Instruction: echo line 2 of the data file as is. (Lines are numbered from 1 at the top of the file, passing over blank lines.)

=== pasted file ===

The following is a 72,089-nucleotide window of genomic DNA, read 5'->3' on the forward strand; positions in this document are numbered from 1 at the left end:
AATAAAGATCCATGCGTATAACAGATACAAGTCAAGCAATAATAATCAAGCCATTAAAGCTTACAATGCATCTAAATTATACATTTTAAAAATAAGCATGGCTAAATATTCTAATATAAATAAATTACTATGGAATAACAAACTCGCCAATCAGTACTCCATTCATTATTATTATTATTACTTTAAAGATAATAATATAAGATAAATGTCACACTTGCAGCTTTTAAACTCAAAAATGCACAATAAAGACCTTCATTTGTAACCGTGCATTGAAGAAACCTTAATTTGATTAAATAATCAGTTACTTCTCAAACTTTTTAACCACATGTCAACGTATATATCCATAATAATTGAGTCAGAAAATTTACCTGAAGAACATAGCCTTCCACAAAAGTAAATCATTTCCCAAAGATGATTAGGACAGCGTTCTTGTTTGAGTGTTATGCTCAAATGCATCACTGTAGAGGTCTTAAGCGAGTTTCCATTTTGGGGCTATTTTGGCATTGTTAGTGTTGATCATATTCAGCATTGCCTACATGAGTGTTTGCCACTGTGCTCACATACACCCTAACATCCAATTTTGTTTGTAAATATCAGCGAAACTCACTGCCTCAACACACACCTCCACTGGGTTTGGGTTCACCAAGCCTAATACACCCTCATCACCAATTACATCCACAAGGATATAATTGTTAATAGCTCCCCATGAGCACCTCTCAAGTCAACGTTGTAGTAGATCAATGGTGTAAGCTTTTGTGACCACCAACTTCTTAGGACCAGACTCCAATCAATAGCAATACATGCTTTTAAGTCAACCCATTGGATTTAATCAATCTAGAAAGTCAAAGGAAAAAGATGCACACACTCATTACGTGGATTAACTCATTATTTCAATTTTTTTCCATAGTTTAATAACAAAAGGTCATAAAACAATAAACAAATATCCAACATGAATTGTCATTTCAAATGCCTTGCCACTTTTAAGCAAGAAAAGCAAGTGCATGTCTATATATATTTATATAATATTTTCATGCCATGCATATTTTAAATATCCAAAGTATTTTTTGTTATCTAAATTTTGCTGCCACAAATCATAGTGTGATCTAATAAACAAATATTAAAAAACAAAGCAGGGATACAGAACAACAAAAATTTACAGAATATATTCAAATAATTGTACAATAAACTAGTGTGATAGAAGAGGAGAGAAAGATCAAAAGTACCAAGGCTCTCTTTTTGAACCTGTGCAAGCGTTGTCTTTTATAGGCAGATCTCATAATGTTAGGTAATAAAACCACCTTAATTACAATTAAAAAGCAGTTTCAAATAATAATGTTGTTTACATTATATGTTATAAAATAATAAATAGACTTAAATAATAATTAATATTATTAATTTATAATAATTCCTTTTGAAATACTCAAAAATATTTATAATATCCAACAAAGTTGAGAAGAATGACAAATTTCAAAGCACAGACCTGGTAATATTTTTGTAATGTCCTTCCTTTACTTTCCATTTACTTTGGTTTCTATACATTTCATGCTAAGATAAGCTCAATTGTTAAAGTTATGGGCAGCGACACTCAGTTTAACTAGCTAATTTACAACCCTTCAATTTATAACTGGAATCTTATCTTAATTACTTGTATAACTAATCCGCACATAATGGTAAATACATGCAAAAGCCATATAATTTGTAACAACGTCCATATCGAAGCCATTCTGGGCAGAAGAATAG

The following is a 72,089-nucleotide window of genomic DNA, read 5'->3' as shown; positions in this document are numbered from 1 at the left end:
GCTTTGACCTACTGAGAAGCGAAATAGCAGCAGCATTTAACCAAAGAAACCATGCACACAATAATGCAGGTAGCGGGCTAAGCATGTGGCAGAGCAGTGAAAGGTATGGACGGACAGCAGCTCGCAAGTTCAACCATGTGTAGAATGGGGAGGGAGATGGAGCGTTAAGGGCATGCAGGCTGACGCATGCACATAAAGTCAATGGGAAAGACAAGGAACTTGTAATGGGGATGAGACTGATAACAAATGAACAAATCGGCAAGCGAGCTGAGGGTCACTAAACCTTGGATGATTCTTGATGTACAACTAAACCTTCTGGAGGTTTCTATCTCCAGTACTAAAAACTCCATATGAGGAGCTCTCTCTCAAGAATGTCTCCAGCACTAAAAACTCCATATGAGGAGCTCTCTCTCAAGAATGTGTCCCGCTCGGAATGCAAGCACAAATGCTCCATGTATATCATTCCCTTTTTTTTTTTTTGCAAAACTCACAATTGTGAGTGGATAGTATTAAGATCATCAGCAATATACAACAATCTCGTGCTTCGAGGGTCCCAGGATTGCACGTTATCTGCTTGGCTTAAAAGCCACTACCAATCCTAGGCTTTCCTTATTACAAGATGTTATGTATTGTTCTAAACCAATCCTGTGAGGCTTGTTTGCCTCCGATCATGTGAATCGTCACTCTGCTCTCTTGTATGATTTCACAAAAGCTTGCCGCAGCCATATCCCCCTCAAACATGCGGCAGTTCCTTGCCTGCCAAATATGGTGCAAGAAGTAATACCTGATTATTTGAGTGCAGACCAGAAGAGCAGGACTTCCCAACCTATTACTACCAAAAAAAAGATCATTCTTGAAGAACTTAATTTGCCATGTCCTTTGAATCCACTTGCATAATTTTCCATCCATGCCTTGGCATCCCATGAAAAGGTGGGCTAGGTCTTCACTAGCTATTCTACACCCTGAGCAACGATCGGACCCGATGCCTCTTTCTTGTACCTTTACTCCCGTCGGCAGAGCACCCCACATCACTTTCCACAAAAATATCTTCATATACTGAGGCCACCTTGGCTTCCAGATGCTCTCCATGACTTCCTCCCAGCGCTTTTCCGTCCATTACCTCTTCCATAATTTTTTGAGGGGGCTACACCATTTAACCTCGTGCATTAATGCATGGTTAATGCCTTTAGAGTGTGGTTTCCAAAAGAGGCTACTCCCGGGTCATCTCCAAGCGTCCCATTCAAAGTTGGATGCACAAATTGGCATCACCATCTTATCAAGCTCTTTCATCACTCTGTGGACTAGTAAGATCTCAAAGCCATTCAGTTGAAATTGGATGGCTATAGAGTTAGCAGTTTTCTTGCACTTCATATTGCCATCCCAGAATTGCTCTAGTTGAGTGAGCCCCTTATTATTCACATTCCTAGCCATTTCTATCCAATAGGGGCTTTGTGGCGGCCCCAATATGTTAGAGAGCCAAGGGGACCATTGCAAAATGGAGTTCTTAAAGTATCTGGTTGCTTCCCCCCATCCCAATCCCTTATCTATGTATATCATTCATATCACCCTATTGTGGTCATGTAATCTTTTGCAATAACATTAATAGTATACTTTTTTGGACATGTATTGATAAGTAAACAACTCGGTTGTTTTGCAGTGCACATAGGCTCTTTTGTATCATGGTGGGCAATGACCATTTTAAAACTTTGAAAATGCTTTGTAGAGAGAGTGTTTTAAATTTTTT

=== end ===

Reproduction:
AATAAAGATCCATGCGTATAACAGATACAAGTCAAGCAATAATAATCAAGCCATTAAAGCTTACAATGCATCTAAATTATACATTTTAAAAATAAGCATGGCTAAATATTCTAATATAAATAAATTACTATGGAATAACAAACTCGCCAATCAGTACTCCATTCATTATTATTATTATTACTTTAAAGATAATAATATAAGATAAATGTCACACTTGCAGCTTTTAAACTCAAAAATGCACAATAAAGACCTTCATTTGTAACCGTGCATTGAAGAAACCTTAATTTGATTAAATAATCAGTTACTTCTCAAACTTTTTAACCACATGTCAACGTATATATCCATAATAATTGAGTCAGAAAATTTACCTGAAGAACATAGCCTTCCACAAAAGTAAATCATTTCCCAAAGATGATTAGGACAGCGTTCTTGTTTGAGTGTTATGCTCAAATGCATCACTGTAGAGGTCTTAAGCGAGTTTCCATTTTGGGGCTATTTTGGCATTGTTAGTGTTGATCATATTCAGCATTGCCTACATGAGTGTTTGCCACTGTGCTCACATACACCCTAACATCCAATTTTGTTTGTAAATATCAGCGAAACTCACTGCCTCAACACACACCTCCACTGGGTTTGGGTTCACCAAGCCTAATACACCCTCATCACCAATTACATCCACAAGGATATAATTGTTAATAGCTCCCCATGAGCACCTCTCAAGTCAACGTTGTAGTAGATCAATGGTGTAAGCTTTTGTGACCACCAACTTCTTAGGACCAGACTCCAATCAATAGCAATACATGCTTTTAAGTCAACCCATTGGATTTAATCAATCTAGAAAGTCAAAGGAAAAAGATGCACACACTCATTACGTGGATTAACTCATTATTTCAATTTTTTTCCATAGTTTAATAACAAAAGGTCATAAAACAATAAACAAATATCCAACATGAATTGTCATTTCAAATGCCTTGCCACTTTTAAGCAAGAAAAGCAAGTGCATGTCTATATATATTTATATAATATTTTCATGCCATGCATATTTTAAATATCCAAAGTATTTTTTGTTATCTAAATTTTGCTGCCACAAATCATAGTGTGATCTAATAAACAAATATTAAAAAACAAAGCAGGGATACAGAACAACAAAAATTTACAGAATATATTCAAATAATTGTACAATAAACTAGTGTGATAGAAGAGGAGAGAAAGATCAAAAGTACCAAGGCTCTCTTTTTGAACCTGTGCAAGCGTTGTCTTTTATAGGCAGATCTCATAATGTTAGGTAATAAAACCACCTTAATTACAATTAAAAAGCAGTTTCAAATAATAATGTTGTTTACATTATATGTTATAAAATAATAAATAGACTTAAATAATAATTAATATTATTAATTTATAATAATTCCTTTTGAAATACTCAAAAATATTTATAATATCCAACAAAGTTGAGAAGAATGACAAATTTCAAAGCACAGACCTGGTAATATTTTTGTAATGTCCTTCCTTTACTTTCCATTTACTTTGGTTTCTATACATTTCATGCTAAGATAAGCTCAATTGTTAAAGTTATGGGCAGCGACACTCAGTTTAACTAGCTAATTTACAACCCTTCAATTTATAACTGGAATCTTATCTTAATTACTTGTATAACTAATCCGCACATAATGGTAAATACATGCAAAAGCCATATAATTTGTAACAACGTCCATATCGAAGCCATTCTGGGCAGAAGAATAG